When it comes to family ties and Irish-connected genealogy, the presence of church census data, select religious community information, educational files and various institutional and parish records are also found within this collection. Original and microfilmed nineteenth and early twentieth century sacramental registers from both current or closed parishes and various local cemeteries provide a wealth of data for those conducting genealogical research for their Irish and Irish-American ancestors either on-site or via mail inquiry. Supplementing these distinctive resources are bound or microfilm copies of Catholic Almanacs and Directories dating from 1851 onward.
In terms of manuscript collections individual figures with Irish surnames have also been featured prominently in the organization of archival collections featured at Seton Hall through University connections including such academics and former presidents as Bernard J. McQuaid (1856-1857 and 1859-1867); James H. Corrigan (1876-1888); James F. Mooney (1907-1922); Thomas H. McLaughlin (1922-1933); Francis J. Monaghan (1933-1936); James F. Kelley (1936-1949); John L. McNulty (1949-1959) and John J. Dougherty (1959-1969). Other prominent collections include resource materials from the laity including Congressman Marcus Daly (1908-1969) of Monmouth County, the first Catholic Governor of New Jersey Richard J. Hughes (1909-1992); and Bernard Shanley III (1903-1992), political advisor to President Dwight Eisenhower to name a few.
For more information about these, and other resources, and/or to schedule a research appointment please contact Alan Delozier, University Archivist/Education Coordinator via E-Mail: Alan.Delozier@shu.edu or by Phone: (973) 275-2378
Within the Rare Book Collection of the Seton Hall University Archives & Special Collections Center are a number of volumes from the St. Nicholas Illustrated series. Although no longer published, St. Nicholas was a popular children’s monthly that achieved popularity during the late 19th century.
First published in 1873 by Scribner & Company publishers, this magazine dedicated its pages to featuring quality short stories, poems, and other creative writing examples about a wide-range of topics penned by novice and experienced writers alike including Louisa May Alcott, Mark Twain, and Joel Chandler Harris to name a few. Pieces that saw print were often accompanied by stylized black and white illustrations and wood engravings that complimented the text.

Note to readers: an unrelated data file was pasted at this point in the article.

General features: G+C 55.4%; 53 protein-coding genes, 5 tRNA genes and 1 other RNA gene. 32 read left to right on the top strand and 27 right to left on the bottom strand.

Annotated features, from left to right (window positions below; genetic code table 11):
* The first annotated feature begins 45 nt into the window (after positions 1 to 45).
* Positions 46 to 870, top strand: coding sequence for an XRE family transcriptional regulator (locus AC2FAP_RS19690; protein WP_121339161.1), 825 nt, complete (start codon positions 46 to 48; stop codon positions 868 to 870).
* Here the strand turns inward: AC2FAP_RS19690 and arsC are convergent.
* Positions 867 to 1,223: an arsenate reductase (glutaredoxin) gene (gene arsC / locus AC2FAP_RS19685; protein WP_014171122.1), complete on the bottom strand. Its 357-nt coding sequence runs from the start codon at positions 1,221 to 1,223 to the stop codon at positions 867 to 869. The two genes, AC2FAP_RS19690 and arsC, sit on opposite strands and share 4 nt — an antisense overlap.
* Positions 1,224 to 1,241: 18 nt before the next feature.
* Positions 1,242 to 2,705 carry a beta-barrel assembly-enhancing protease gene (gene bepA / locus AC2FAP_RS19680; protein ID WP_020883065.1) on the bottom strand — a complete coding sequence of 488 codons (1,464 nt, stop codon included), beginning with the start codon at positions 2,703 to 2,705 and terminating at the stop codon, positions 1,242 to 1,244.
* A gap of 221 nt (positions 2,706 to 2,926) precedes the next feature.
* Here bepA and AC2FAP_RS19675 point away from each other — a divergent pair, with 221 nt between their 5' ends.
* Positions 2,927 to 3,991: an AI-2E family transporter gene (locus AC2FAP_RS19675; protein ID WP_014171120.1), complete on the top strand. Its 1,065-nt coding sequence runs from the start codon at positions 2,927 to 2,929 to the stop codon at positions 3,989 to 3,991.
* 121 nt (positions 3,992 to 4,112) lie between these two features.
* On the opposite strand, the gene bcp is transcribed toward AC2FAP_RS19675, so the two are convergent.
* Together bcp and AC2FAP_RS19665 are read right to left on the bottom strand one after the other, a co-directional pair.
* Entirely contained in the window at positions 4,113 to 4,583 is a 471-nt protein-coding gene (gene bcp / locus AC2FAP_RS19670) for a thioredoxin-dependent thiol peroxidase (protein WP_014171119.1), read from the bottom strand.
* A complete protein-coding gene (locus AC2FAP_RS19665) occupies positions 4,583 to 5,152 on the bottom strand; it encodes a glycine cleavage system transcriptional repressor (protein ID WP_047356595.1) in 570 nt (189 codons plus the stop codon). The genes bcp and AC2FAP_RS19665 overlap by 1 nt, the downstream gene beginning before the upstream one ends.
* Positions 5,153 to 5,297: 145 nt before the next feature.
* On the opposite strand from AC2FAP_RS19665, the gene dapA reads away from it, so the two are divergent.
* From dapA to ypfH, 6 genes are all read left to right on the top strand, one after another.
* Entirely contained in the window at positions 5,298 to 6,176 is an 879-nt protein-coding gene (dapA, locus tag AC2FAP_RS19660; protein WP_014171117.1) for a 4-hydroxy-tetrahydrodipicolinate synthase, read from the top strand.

During its peak years, single issues St. Nicholas arrived in mailboxes monthly and achieved an average subscription rate of 100,000 readers. Publishers worked on other ways to attract further readership and show its aesthetic quality throughout its run. This manifested itself through the option of purchasing bound copies for a particular year(s) with a specifically designed cover to better showcase the magazine as shown above.
After seven decades, the magazine ceased operations by 1943 as readership diminished during the war years, but the existing copies that have been preserved offer an illuminating insight into juvenile literature of another age. Additionally, St. Nicholas and its Christmas-centered themes that were written in honor of the holiday and celebrating a wide-range of aspects that touched on everyday life is part of its lasting legacy.
For more information on St. Nicholas Illustrated and our Rare Book collections please contact us at: Archives@shu.edu or by phone at: (973) 275-2378.
On September 17th, 1787, the United States Constitution was approved by delegates to a special convention with the goal of creating a set of reasoned legal standards for those who would be elected to lead and share in the welfare of their new nation. Since its ratification, the Constitution has provided the framework for a democratic form of government that has distinguished domestic leadership and its impact on the American populace over the past 230 years. In more specific terms, the content found in this document outlines the continued aspiration for shared and balanced authority between the three branches of government – executive, judicial, and legislative not only nationally, but also on the state and local level. The original authors were also aware that changes might be needed over time, and to date there have been 27 separate amendments made with the first ten comprising the Bill of Rights and the rest covering different aspects of civil equality.